Awadh is a region in modern day Uttar Pradesh that was governed in the imperial period by the loyal representatives  of the Mughal emperors (called nawabs). There is no match to the splendour of an Awadhi spread. Lucknow is famous for its dum pukht (slow oven) - the art of steam slowly cooking food in a clay pot. What really stands out in Awadhi food is the subtle use of spices and fragrant water.


A traditional grinding stone. A pestle and mortar . The popular Masala Chai served in the traditional ‘kulhad’ or cup.


Tamil Nadu is the homeland of the Tamils, the oldest Indian civilisation. People from Tamil Nadu incorporate millets in their daily diet since generations. Millets like, finger millet, sorgum, fox tail millets, etc.  A common meal is one eaten on plantain leaves with rice, vegetables, curd, slices of pickles, chutney made from coconut, rasam (tangy soup), idlis (fermented and steamed rice cakes) and sambhar (a tamarind flavoured dal).”


Sweets also known as ‘Mithai’.


Madame Pragjna next named some key dishes, “Biryani, butter chicken, tikka (non-vegetarian and vegetarian), jalebis, gulab jamun, idli and dosas, vada pav, chaat, naan, samosas, dal makhani and vindaloo.”

Given India’s long history, Madame Pragjna agreed that Indian cuisine has changed over the years. “Cooking methods have evolved from simple to highly sophisticated. At the same time, presentations of dishes have become more elaborate and stylish. In addition to traditional restaurants, food is widely available through applications and cloud kitchens. Modern Indians have adopted our cuisines as an expression of cultural identity and heritage. With the wide availability of convenience foods, home-prepared meals are becoming more simplified. New trends of Indian fusion food with sustainable roots are constantly evolving to meet the growing demand of the people. One good example is Indian dishes now served in restaurants as courses.”

One ingredient that is used in Indian kitchens regularly is ghee


Mutton mince patties or ‘Shaami Kababs’.


Madame Pragjna accentuated, “Ghee is essential to Hindu religious ceremonies. It originated in India, where the heat was not conducive to storing butter for long periods. For thousands of years, ghee has been featured in Indian recipes and even in Hindu mythology, which attributes its origins to the divine. The story goes that Prajapati, Lord of creatures, rubbed his hands together to create the first ghee, which he then poured into flames to create his offspring. As a result, ghee is poured into sacred fires by Hindus. It is also extensively consumed as part of a balanced diet. Ancient Sanskrit literature describes ghee as fit for the gods. Ghee has been venerated through the ages for its medicinal properties in Ayurvedic medicine, which prescribes it as a cooling food, a digestive aid or to soothe burns. Ghee is high in butyrate, which reduces inflammation in the body, and rich in vitamin A. It serves as a perfect alternative for people with lactose intolerance.”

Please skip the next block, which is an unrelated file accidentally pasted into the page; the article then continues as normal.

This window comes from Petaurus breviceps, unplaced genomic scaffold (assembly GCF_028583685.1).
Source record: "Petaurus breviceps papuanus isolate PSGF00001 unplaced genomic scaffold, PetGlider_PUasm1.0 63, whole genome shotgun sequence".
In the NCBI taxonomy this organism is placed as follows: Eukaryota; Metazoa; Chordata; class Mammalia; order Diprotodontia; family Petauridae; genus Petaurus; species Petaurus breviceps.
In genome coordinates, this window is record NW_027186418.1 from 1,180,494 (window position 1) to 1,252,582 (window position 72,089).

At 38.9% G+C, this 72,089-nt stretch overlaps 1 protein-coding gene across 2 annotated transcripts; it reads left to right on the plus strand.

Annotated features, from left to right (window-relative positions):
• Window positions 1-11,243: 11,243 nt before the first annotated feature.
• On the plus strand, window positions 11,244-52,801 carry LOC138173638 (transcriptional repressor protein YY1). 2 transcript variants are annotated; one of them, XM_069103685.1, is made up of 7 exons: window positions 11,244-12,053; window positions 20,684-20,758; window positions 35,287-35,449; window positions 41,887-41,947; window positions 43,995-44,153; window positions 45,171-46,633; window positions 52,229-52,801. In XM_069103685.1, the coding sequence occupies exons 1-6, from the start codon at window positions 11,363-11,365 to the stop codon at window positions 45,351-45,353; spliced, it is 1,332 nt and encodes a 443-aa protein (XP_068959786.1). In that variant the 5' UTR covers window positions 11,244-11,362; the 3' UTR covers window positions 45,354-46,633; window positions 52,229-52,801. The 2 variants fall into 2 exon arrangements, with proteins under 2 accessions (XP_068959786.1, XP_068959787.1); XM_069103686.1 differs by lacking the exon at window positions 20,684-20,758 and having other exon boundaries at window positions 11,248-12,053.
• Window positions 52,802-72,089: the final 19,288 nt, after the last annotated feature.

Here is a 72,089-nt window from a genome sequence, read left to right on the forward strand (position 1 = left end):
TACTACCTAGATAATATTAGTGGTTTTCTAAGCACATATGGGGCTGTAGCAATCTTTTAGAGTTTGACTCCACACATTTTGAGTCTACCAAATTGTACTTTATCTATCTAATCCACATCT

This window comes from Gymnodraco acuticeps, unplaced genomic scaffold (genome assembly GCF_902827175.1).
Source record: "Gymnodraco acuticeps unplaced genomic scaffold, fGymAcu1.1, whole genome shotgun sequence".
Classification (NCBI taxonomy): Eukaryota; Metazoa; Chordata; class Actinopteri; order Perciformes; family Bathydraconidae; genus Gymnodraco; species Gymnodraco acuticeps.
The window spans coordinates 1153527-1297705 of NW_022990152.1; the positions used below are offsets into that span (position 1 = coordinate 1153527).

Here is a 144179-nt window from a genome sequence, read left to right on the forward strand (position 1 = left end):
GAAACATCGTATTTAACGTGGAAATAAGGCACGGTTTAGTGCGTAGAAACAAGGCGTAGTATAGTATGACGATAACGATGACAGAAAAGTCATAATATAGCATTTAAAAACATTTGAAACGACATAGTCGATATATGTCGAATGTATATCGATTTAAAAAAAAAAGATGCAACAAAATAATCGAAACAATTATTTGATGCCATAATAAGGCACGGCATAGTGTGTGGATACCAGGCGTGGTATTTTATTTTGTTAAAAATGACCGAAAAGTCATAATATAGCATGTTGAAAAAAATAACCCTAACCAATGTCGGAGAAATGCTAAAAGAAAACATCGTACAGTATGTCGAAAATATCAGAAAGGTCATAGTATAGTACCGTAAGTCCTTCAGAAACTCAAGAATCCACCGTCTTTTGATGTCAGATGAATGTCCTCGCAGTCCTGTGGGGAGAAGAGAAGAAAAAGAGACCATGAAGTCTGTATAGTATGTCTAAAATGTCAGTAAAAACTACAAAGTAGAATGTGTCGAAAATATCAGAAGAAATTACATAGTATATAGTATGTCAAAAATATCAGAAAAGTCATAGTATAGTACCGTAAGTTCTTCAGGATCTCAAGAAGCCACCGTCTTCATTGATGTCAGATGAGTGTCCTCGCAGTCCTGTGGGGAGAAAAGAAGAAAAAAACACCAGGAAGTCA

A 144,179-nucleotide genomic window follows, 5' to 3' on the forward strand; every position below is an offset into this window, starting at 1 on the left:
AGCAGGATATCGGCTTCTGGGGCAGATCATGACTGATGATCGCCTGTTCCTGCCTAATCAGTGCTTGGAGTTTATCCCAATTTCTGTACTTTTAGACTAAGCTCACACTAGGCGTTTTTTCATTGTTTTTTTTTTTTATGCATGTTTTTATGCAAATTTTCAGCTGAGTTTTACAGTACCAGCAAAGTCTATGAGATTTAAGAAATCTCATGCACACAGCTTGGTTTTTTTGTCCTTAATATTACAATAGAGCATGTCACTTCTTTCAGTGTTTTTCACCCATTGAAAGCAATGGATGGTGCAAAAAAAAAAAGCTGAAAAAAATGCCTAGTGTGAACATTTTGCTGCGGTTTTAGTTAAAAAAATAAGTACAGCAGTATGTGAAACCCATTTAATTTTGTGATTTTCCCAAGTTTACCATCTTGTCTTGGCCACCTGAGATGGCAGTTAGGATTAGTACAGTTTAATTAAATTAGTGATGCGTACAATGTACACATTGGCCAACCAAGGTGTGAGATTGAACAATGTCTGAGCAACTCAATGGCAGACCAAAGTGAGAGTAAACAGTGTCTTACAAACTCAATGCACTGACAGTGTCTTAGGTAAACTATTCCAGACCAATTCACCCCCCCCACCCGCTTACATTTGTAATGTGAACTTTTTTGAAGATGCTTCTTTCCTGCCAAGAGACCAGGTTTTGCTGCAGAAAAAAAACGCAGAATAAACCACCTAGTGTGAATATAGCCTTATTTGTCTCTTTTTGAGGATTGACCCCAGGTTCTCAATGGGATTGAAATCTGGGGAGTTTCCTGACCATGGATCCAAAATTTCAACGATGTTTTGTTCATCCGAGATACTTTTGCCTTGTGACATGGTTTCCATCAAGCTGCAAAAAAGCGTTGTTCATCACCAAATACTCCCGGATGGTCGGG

As our interview drew to a close, Madame Pragjna highlighted that 2023 was the International Year of Millets. “Millets are called "Shree Anna", which translates to "the honoured grain" or "the mother of all grains". These are drought resistant small-seeded, drought-resistant cereal crops that are grown for their edible seeds. These crops are known for their ability to grow in harsh conditions, have high nutritional value, but their low environmental impact makes them a highly sustainable food source. India is the largest producer and exporter of millets. Many varieties are cultivated.”


The popular Goat Biryani - rice and lamb are cooked together in layers.


With Indian cuisine’s blend of sophistication and diverse characteristics accumulated throughout its rich history, Madame Pragjna concluded, “Indian cuisine will continue to evolve with our culinary chefs all over the world taking risks and testing new boundaries in terms of taste and presentation, yet still satisfying traditional tastes that evoke nostalgia for our rich cultural heritage.”


Raan Musallam’

‘Raan Musallam’- whole leg of goat, marinated in a unique blend of spices and cooked on a low flame till tender.


In the business community, she serves on the Board of Directors with the Thai-Hong Kong Trade Association. Kathy is on the Thailand Tatler Magazine Expat Society The 200 List. She is the Honorary Columnist and contributing writer to a few leading English magazines. She and her husband, RADM Dr Boonyarit Pokrud have one son who is currently based in Boston, USA.

Kathleen Pokrud

In the business community, she serves on the Board of Directors with the Thai-Hong Kong Trade Association. Kathy is on the Thailand Tatler Magazine Expat Society The 200 List. She is the Honorary Columnist and contributing writer to a few leading English magazines. She and her husband, RADM Dr Boonyarit Pokrud have one son who is currently based in Boston, USA.